However, the risks of a Constitutional Convention far outweigh the benefits. Just look at the difference between the Articles of Confederation and the original Constitution. . . and that resulted from a convention that was only supposed to “tweak” the Articles! Any future Constitutional Convention will be dragged out until it is dominated only by those who can afford to not go to work for a year or longer. Neither George Soros, anyone George Soros would be willing to pay living expenses to for attending (the man has BILLIONS, having him replace any lost income – or even double their old pay - by fellow-minded Convention attendees wouldn’t even dent his personal entertainment budget. . . and there are many mega-wealthy socialist fellow travelers like him, starting with Bloomberg and almost ANY popular entertainer), a lifelong welfare recipient, nor a 23 year kid who dropped out of college “to find himself and get his chi in balance with Gaia” are likely to write a new Constitution that I would approve of. The people who WOULD be likely to produce a Constitution that I could support are also generally the LEAST likely be able to show up in large numbers, every day, all day and often into the night, month after month.
If we could pull that kind of majority support to stick through the long haul and keep the crazy out of the new Constitution, then by definition, we would have more than enough political power to achieve anything we desire in the Constitution via the traditional amendment route. Without the risk of a Constitution that, for example, formally surrenders ultimate sovereignty of the United States to the transnational debating club called the UN. . . placing our liberty at the tender mercy of the same people who put Iran and Syria on the Human Rights Committee.
If you want to imagine a modern Constitutional Convention, think of the half dozen silliest or most dangerous Public Propositions you have ever heard about from ANY state in the Union. That’s the sort of stuff that would end up in a Convention, were it held under current social and political conditions. (“Everyone has a right to an above-average income” – there was a movement to do exactly THAT, in California a few decades ago! The first time I heard that statement my brain derailed. . . )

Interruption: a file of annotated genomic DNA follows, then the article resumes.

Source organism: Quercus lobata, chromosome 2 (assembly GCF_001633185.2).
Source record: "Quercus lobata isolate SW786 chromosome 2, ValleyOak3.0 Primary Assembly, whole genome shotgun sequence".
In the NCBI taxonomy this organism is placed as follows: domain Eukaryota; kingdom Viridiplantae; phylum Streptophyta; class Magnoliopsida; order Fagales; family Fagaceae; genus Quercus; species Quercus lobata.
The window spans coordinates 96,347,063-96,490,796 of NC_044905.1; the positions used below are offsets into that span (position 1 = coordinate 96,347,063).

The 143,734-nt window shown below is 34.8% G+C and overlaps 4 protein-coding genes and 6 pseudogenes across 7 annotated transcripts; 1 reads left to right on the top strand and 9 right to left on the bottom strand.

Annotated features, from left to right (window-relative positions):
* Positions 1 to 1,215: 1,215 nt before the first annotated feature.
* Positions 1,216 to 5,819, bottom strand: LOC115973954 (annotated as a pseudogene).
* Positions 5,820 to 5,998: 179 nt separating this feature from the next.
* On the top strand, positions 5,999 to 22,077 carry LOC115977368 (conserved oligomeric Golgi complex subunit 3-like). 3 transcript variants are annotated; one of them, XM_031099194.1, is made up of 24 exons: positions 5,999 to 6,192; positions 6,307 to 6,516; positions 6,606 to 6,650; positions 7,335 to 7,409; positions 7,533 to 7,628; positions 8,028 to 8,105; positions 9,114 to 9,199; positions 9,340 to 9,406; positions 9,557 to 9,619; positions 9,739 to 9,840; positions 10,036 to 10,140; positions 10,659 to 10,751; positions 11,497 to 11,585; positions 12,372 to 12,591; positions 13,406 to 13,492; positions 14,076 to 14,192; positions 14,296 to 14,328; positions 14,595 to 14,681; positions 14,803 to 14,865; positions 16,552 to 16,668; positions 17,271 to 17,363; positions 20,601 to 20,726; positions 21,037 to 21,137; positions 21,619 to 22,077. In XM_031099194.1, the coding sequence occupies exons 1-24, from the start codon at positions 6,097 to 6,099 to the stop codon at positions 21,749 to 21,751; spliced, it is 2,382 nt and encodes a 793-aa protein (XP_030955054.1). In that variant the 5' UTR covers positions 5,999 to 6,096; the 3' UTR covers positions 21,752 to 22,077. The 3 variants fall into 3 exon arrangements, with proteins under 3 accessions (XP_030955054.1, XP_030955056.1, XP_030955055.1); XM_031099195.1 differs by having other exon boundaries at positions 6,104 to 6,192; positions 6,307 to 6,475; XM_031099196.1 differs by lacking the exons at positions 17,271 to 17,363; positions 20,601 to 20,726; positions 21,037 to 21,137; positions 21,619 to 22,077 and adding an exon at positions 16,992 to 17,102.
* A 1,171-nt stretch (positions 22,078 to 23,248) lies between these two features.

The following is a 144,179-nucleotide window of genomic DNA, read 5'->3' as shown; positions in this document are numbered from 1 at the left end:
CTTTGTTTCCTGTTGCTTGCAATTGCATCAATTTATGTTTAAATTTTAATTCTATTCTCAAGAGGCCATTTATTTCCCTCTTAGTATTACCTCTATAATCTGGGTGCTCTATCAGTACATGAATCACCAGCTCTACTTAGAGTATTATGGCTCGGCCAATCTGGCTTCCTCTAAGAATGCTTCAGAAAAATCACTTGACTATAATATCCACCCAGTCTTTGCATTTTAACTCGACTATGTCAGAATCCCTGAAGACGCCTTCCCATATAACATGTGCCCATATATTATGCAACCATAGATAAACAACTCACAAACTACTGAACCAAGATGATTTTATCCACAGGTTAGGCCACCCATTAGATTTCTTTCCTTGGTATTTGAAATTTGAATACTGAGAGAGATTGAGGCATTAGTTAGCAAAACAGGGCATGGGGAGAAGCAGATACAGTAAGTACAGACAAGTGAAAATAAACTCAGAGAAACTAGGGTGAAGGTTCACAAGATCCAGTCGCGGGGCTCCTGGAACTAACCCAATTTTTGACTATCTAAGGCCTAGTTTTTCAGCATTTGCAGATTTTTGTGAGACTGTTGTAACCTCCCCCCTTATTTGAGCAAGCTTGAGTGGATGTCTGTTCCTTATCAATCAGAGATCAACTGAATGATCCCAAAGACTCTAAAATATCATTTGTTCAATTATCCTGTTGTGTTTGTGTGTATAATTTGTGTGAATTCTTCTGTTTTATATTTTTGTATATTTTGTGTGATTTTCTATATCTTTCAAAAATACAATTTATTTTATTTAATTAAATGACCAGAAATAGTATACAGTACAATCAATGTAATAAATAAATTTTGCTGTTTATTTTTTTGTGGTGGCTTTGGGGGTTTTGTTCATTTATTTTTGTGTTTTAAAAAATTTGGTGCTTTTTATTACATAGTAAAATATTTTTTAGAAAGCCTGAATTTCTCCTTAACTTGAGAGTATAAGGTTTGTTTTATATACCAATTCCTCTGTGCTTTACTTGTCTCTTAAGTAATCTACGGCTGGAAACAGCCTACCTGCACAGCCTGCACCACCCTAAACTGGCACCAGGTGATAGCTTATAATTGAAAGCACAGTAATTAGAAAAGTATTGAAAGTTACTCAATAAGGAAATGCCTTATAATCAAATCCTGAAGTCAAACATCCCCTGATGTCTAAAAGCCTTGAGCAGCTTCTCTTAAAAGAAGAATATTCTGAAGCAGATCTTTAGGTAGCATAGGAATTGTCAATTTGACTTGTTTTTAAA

A Constitutional Convention is a complete reboot and from-scratch system install of the nation. Like reformatting your hard drive and putting a brand new operating system on a perfectly empty drive. I could see doing one after a successful rebellion against a truly tyrannical government. . . but we haven’t even fully exhausted the FIRST of the three options (soap box, ballot box, cartridge box, in that order) for government change. Armed rebellion isn’t even on the horizon at this time, so I would prefer to avoid altogether the reorganization procedure that generally only works well immediately after one.
Constitutional Conventions work well then, because it’s really apparent to EVERYONE that the old system was a failure, AND you generally can legally exclude the side that lost the war from participating. Not the case here.
If you think he’s only a gun geek, you haven’t heard him talk military history. And even that pales in comparison to his political junkie geekery. He reads legal code for fun. Considering that when we met, I had little interest in modern firearms, and next to no interest in politics, I’m still not sure how that whole courtship thing came about. I have a feeling that if, when the time comes, Sweet Daughter has an incompetent "Government" or "Poli Sci" (or whatever they'll be calling it by then) teacher, things are going to get ... interesting.